Referring to Fig. l, I'have indicated diagrammatically the ordinary car antenna at I. I have indicated the engine at 2, and 3 represents the assembly of hood, cowl and radiator. 4 is a collector or antenna located within the shielded space 3, but adjacent the engine, This collector may be of any form desired. It may be a wire stretched beneath the hood; it may be a metal plate or a piece'of woven wire screen suitably supported on insulating members, or it may have any other form within the skill of the man in It will be seen that theantenna I is connected by means of a lead 5 to a primary coil 6, which may be shunted by a condenser 1. The collector 4 is connected by a lead 8 to another primary coil 9, which is likewise shunted by a condenser Hi. It will be seen that the primary coils B and 9, in their effect upon a secondary coil ll, located therebetween, are essentially out of phase. I prefer to make the condenser ID a variable condenser so that the phasing may be accurately controlled. The primaries 6 and 9 are connected together as at 12, and to a common ground l3. The coil II, which is a secondary coil, in its relationship to the primary coils 6 and 9,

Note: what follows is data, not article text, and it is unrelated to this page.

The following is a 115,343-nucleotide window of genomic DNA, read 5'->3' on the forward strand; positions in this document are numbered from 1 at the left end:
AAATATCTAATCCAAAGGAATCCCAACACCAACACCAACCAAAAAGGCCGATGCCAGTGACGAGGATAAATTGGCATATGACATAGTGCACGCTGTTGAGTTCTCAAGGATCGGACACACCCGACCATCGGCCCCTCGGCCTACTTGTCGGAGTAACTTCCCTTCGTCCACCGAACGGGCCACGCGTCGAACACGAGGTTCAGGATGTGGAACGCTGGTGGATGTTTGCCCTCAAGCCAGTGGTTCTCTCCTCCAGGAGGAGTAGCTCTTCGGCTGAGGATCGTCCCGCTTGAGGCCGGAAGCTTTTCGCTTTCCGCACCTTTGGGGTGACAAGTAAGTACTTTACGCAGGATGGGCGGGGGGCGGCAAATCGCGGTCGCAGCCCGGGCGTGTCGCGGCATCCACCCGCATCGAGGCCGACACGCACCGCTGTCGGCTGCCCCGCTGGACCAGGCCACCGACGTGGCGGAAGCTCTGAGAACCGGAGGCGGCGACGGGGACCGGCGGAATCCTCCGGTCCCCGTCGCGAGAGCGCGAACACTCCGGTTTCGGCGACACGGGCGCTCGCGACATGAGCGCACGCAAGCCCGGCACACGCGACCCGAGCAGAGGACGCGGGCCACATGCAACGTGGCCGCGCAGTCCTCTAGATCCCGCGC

- may be shunted as at [4 by the usual variable condenser for tuning purposes, and may be connected directly or indirectly to the first amplifying tube of the set in ways which will be Well understood.

For purposes hereinabove set forth, I prefer to attenuate the voltage picked up by the collector 4, and for this purpose I have shown a potentiometer 15 connected as at 8a to the primary coil 9, and as at IE to ground. The lead 8 from the collector 4 may be connected as at IT to the variable contact member of the potentiometer.